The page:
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Kenny Walter is an editor with HCPLive. Prior to joining MJH Life Sciences in 2019, he worked as a digital reporter covering nanotechnology, life sciences, material science and more with R&D Magazine. He graduated with a degree in journalism from Temple University in 2008 and began his career as a local reporter for a chain of weekly newspapers based on the Jersey shore. When not working, he enjoys going to the beach and enjoying the shore in the summer and watching North Carolina Tar Heel basketball in the winter.
The majority of older adults participating in the study expressed outrage at what they deemed to be an inadequate government response to the pandemic.
A team, led by Megan E. Hamm, PhD, University of Pittsburgh, Department of General Internal Medicine, determined the overall effect of the COVID-19 pandemic on the mental health of geriatric adults with pre-existing major depressive disorder (MDD).
The investigators examined 73 community-living older adults with pre-existing MDD living in Los Angeles, New York, Pittsburgh, and St. Louis. The mean age of the patient population was 69 years old.
The researchers interviewed each individual during the first 2 months with a semistructured qualitative interview evaluating access to care, mental health, quality of life, and coping.
The investigators also assessed depression, anxiety, and suicidality with validated scales and compared the scores both before and during the pandemic.
The team identified 5 separate themes from interviews highlighting the experience of geriatric adults.
The patients were more concerned by the risk of contracting the virus than by the risks of social isolation. The investigators also found the older patients exhibited resilience to the stress and isolation of physical distancing.
However, the majority of the participants are not isolated socially and are in virtual contact with both friends and family.
The quality of life was also lower, with many worrying their mental health will suffer with continued physical distancing.
The final theme was that the participants were outraged by an inadequate governmental response to the pandemic.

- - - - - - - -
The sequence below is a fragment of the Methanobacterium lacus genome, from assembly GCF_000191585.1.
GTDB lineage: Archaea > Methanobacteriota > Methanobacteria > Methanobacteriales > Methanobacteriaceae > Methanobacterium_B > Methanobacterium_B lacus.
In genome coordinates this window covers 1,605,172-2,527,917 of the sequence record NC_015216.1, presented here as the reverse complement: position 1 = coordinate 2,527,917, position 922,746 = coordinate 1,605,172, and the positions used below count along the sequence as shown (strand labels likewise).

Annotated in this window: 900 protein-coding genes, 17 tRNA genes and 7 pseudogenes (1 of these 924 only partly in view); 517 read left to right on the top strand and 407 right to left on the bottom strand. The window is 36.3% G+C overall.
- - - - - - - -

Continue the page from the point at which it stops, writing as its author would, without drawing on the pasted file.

Ultimately, the depression, anxiety and suicidal ideation symptom scores did not differ from scores before the COVID-19 pandemic.
Overall, mental health has worsened among US adults during the pandemic.
According to a new US Centers for Disease Control and Prevention (CDC) report on surveys of US adults in late June, more than 40% are experiencing elevated adverse mental health conditions associated with the pandemic.
Among the surveyed population, those who were disproportionally affected were younger adults, racial/ethnic minorities, essential workers and adult caregivers. They reported worse health outcomes, increased substance use, and elevated suicide risk.
These findings suggest a great need for both public health response and policy to increase intervention and prevention efforts to address associated mental health conditions.
Results from the survey showed that, overall, 40.9% of 5470 respondents who completed surveys during June reported an adverse mental or behavioral health condition.
While the mental health outcomes has touched all age groups, older adults with depression might be a demographic that needs specific attention.
“Most older adults with pre-existing MDD show resilience in the first 2 months of the COVID-19 pandemic but have concerns about the future,” the authors wrote. “Policies and interventions to provide access to medical services and opportunities for social interaction are needed to help to maintain mental health and quality of life as the pandemic continues.”
The study, “Experiences of American Older Adults with Pre-existing Depression During the Beginnings of the COVID-19 Pandemic: A Multicity, Mixed-Methods Study,” was published online in The American Journal of Geriatric Psychiatry.